In 1949, as 9, as as America’s consumer culture began to flourish, Robert’s sons, Bob and Ed, began working in Vidler’s fulltime. The business continued to grow. In 1954, they expanded the first floor and the basement, where they installed a “Toyland” and boasted one of the biggest toy selections around.
“We always laughed growing up, my cousins and myself and my sister (Beverly),” Don said. “Our Christmas toys were always whatever the rejects or broken toys were. I never had a working truck or toy until I got older. But I’m very proud of how the family has persevered over the years.”
It wasn’t always easy. Small family stores were suffering in America as “big box” chains took over. There were two other variety stores on Main Street in East Aurora when W.T. Grants, one of the fastest growing chains in the country, opened in 1960. Both closed within two years of Grant’s arrival.
Vidler’s dug in. For the first time, Robert Sr. began promoting the place and advertising in the newspapers. They survived not by chasing new trends but by staying the same, by emphasizing their peculiar small-time charm.
“When Grants came, it was really tough,” Don said. “But they kept their nose to the grindstone, so to speak. Over the years they were asked about opening up a franchise, but my father always said people would expect an exact duplicate of the store — the old wooden floors and Sandy the Horse, the popcorn machine.
“He said ‘I don’t think we can do it. Stick with what we have. We’ve got plenty to do here’.”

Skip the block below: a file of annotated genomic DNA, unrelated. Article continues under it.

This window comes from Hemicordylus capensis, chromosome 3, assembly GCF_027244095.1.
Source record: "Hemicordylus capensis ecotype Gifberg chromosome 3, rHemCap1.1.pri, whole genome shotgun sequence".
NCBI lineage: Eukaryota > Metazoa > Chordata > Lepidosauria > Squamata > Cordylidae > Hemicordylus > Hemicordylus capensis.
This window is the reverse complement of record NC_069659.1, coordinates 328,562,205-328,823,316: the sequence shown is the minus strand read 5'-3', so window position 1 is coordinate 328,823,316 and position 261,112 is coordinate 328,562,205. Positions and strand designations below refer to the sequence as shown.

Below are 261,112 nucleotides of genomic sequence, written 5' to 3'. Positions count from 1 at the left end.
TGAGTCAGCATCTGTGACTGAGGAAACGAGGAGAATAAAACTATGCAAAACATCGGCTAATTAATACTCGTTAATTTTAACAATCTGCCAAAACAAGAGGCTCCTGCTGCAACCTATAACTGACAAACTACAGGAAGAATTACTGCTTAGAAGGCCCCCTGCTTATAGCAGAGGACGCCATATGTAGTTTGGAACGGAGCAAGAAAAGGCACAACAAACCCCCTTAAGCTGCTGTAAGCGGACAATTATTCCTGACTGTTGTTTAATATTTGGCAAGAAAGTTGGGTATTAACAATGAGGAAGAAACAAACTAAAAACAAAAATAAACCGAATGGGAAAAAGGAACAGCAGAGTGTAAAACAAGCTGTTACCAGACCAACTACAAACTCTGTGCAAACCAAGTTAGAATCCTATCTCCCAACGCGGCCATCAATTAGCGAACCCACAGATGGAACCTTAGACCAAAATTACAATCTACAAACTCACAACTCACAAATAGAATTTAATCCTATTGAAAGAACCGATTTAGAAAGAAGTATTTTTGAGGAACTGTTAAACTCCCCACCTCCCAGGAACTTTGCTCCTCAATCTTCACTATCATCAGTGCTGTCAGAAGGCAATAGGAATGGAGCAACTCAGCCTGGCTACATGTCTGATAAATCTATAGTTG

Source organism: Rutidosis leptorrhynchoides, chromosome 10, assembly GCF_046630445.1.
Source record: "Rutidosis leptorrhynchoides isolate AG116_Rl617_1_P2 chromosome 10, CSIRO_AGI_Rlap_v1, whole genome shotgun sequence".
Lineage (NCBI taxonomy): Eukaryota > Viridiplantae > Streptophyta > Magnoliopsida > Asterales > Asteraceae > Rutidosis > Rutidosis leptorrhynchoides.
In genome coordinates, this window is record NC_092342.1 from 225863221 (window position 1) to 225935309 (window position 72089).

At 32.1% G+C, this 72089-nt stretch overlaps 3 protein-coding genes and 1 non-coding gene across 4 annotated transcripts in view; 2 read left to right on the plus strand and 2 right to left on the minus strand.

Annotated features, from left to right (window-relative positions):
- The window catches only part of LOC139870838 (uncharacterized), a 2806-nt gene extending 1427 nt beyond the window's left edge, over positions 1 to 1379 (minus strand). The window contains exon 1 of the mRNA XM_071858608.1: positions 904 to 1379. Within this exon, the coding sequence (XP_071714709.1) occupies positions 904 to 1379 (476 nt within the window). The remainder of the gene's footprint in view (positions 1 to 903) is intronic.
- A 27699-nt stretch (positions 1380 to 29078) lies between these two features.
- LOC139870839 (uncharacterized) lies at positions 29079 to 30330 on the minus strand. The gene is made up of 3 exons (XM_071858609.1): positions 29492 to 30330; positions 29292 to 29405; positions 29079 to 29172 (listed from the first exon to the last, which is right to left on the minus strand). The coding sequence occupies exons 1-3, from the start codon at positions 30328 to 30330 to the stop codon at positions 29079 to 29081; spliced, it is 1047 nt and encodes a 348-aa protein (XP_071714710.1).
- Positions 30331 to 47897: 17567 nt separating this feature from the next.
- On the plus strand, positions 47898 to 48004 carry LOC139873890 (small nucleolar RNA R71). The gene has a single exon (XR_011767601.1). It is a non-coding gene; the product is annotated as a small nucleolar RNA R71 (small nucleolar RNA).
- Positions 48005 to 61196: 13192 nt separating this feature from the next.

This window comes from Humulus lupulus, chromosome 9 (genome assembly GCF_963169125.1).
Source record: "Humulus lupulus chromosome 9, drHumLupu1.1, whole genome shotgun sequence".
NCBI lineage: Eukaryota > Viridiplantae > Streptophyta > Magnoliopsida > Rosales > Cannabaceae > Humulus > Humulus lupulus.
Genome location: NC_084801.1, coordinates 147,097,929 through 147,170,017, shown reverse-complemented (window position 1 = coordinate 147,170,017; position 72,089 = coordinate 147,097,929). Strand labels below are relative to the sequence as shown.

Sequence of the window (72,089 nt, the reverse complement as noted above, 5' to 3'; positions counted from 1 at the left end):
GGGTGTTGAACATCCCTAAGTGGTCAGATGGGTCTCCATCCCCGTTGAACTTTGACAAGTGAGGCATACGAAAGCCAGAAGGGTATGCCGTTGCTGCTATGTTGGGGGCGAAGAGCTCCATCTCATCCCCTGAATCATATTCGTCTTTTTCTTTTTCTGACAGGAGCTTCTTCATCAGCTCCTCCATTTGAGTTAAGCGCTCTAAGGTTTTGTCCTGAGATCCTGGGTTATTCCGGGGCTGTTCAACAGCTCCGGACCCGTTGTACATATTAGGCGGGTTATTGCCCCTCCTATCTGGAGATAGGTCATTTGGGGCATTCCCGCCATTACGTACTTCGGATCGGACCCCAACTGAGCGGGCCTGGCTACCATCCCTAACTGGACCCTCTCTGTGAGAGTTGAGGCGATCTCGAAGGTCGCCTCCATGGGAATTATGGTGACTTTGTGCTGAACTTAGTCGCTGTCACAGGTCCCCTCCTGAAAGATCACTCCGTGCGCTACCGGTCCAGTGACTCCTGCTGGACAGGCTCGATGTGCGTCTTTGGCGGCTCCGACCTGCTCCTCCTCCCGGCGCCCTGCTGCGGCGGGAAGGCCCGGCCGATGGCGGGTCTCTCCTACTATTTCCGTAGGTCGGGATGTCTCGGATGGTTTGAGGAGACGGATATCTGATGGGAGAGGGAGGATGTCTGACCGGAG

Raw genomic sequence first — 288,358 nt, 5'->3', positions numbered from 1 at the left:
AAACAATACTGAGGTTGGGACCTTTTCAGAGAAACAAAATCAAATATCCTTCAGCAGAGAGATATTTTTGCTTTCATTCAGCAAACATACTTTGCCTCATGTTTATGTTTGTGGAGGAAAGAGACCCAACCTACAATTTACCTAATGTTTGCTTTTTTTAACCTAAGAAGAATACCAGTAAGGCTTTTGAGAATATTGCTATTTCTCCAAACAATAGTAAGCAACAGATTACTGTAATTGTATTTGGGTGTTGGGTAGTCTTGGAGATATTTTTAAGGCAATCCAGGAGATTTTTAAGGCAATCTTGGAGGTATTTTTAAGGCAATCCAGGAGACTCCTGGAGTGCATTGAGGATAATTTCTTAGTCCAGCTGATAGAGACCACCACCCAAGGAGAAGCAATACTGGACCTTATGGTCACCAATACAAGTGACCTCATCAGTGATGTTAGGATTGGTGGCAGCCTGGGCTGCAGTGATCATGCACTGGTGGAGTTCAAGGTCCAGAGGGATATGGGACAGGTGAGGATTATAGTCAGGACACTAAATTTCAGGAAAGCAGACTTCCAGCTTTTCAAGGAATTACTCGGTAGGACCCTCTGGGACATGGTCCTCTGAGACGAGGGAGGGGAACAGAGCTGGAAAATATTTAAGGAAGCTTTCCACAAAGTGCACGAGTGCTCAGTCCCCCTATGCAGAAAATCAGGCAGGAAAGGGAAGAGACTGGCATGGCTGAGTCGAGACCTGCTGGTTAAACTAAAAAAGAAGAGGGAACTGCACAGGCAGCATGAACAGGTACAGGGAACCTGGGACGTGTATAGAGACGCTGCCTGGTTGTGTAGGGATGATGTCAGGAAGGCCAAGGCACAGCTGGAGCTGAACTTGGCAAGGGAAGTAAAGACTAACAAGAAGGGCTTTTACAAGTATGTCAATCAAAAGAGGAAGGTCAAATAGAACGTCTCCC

Robert Sr. died in 1969. The brothers, Bob and Ed, were running the show by then. They became famous in Buffalo for their goofy TV commercials, which reflected the sense of quirkiness and fun contained inside those old walls at Vidler’s.
“Really, until the mid-70s we were just the local 5 & 10 in East Aurora,” Don said. “That’s when my dad and uncle started to promote the experience and the old town 5 & 10. We started giving bus tours and getting more regional recognition.”
The store got a boost when Liberty Bank used actor Peter Graves — of “Mission Impossible” fame — in ads that were shot inside Vidler’s.
“That kind of put us on the map,” Don said. “Ostensibly, it was an ad for Liberty Bank, but it seemed more like an ad for the store. People started calling up and asking where it was. My dad said, ‘We should take advantage of this!’”
What’s the reason for the store’s longevity Don said a lot of credit goes to the townspeople. East Aurora, the home of Millard Fillmore and the Arts and Crafts movement, has a strong sense of its own history and an abiding respect for the past, and for shopping local.
“My sister is very active,” Don said. “When Walmart wanted to come to East Aurora, it was a big deal. Bev and a lot of other women banded together and said they didn’t want it. A village slate got elected so Walmart wouldn’t come in. I do think that helped preserve the character.”
There’s plenty of character at Vidler’s. Don said nostalgia is a big part of the place’s appeal. Older men come in to buy the Davy Crockett and Daniel Boone coonskin caps. People remember hula hoops and wax fangs and candy cigarettes and paper dolls.
Vidler’s has the heart of a child. It touches the eternal child inside older folks and stirs the hearts of modern kids. Don remembers a 5-year-old boy bolting up the stairs and telling his mother, “Now we get to the fun part!”
Maybe it was the little boy in him that drew Don back to Vidler’s. He grew up in the store and was the first to ride the motorized horse, Sandy. He worked there as a kid. He remembers kidding his father, saying ‘Didn’t you and Granddad know about child labor laws?”